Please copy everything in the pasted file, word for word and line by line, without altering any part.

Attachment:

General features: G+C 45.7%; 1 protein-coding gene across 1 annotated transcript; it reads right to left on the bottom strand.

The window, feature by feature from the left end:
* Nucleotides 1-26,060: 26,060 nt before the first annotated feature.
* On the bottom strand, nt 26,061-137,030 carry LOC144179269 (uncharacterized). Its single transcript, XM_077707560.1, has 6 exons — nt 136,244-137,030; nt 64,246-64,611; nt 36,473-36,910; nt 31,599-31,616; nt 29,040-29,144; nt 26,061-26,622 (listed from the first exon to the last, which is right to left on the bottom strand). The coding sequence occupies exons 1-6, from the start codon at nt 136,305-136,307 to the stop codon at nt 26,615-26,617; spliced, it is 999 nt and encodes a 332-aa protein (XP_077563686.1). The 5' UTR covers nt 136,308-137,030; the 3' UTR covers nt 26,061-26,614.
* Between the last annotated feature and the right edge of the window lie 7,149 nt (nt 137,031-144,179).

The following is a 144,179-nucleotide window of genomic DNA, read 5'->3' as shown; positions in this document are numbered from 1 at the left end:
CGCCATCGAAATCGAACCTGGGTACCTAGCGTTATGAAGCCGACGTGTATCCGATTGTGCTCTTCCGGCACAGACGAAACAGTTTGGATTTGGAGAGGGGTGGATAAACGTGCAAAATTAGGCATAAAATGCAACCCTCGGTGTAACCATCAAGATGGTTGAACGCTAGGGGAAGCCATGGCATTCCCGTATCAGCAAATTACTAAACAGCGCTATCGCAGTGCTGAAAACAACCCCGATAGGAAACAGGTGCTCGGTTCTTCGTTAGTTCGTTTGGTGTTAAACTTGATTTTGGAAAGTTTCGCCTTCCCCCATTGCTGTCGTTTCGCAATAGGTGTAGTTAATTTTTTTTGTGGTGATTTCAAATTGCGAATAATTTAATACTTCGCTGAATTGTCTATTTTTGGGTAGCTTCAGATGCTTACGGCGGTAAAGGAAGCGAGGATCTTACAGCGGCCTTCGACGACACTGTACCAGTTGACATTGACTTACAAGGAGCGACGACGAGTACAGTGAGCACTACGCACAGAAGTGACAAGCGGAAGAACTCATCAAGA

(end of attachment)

General features: G+C 45.7%; 1 protein-coding gene across 1 annotated transcript; it reads right to left on the bottom strand.

The window, feature by feature from the left end:
* Nucleotides 1-26,060: 26,060 nt before the first annotated feature.
* On the bottom strand, nt 26,061-137,030 carry LOC144179269 (uncharacterized). Its single transcript, XM_077707560.1, has 6 exons — nt 136,244-137,030; nt 64,246-64,611; nt 36,473-36,910; nt 31,599-31,616; nt 29,040-29,144; nt 26,061-26,622 (listed from the first exon to the last, which is right to left on the bottom strand). The coding sequence occupies exons 1-6, from the start codon at nt 136,305-136,307 to the stop codon at nt 26,615-26,617; spliced, it is 999 nt and encodes a 332-aa protein (XP_077563686.1). The 5' UTR covers nt 136,308-137,030; the 3' UTR covers nt 26,061-26,614.
* Between the last annotated feature and the right edge of the window lie 7,149 nt (nt 137,031-144,179).

The following is a 144,179-nucleotide window of genomic DNA, read 5'->3' as shown; positions in this document are numbered from 1 at the left end:
CGCCATCGAAATCGAACCTGGGTACCTAGCGTTATGAAGCCGACGTGTATCCGATTGTGCTCTTCCGGCACAGACGAAACAGTTTGGATTTGGAGAGGGGTGGATAAACGTGCAAAATTAGGCATAAAATGCAACCCTCGGTGTAACCATCAAGATGGTTGAACGCTAGGGGAAGCCATGGCATTCCCGTATCAGCAAATTACTAAACAGCGCTATCGCAGTGCTGAAAACAACCCCGATAGGAAACAGGTGCTCGGTTCTTCGTTAGTTCGTTTGGTGTTAAACTTGATTTTGGAAAGTTTCGCCTTCCCCCATTGCTGTCGTTTCGCAATAGGTGTAGTTAATTTTTTTTGTGGTGATTTCAAATTGCGAATAATTTAATACTTCGCTGAATTGTCTATTTTTGGGTAGCTTCAGATGCTTACGGCGGTAAAGGAAGCGAGGATCTTACAGCGGCCTTCGACGACACTGTACCAGTTGACATTGACTTACAAGGAGCGACGACGAGTACAGTGAGCACTACGCACAGAAGTGACAAGCGGAAGAACTCATCAAGA